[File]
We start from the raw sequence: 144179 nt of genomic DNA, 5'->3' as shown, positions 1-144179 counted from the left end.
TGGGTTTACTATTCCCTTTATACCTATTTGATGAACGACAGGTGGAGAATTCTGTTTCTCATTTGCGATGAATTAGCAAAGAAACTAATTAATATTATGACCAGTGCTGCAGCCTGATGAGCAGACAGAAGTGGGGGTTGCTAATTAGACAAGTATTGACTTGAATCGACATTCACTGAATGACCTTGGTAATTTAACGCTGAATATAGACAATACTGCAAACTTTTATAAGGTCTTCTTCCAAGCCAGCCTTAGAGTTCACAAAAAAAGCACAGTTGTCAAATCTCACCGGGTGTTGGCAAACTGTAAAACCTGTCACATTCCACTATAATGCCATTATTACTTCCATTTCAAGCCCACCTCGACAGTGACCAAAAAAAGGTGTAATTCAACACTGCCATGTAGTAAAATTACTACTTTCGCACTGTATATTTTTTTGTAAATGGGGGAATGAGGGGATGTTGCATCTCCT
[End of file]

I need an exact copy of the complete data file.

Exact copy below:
We start from the raw sequence: 144179 nt of genomic DNA, 5'->3' as shown, positions 1-144179 counted from the left end.
TGGGTTTACTATTCCCTTTATACCTATTTGATGAACGACAGGTGGAGAATTCTGTTTCTCATTTGCGATGAATTAGCAAAGAAACTAATTAATATTATGACCAGTGCTGCAGCCTGATGAGCAGACAGAAGTGGGGGTTGCTAATTAGACAAGTATTGACTTGAATCGACATTCACTGAATGACCTTGGTAATTTAACGCTGAATATAGACAATACTGCAAACTTTTATAAGGTCTTCTTCCAAGCCAGCCTTAGAGTTCACAAAAAAAGCACAGTTGTCAAATCTCACCGGGTGTTGGCAAACTGTAAAACCTGTCACATTCCACTATAATGCCATTATTACTTCCATTTCAAGCCCACCTCGACAGTGACCAAAAAAAGGTGTAATTCAACACTGCCATGTAGTAAAATTACTACTTTCGCACTGTATATTTTTTTGTAAATGGGGGAATGAGGGGATGTTGCATCTCCT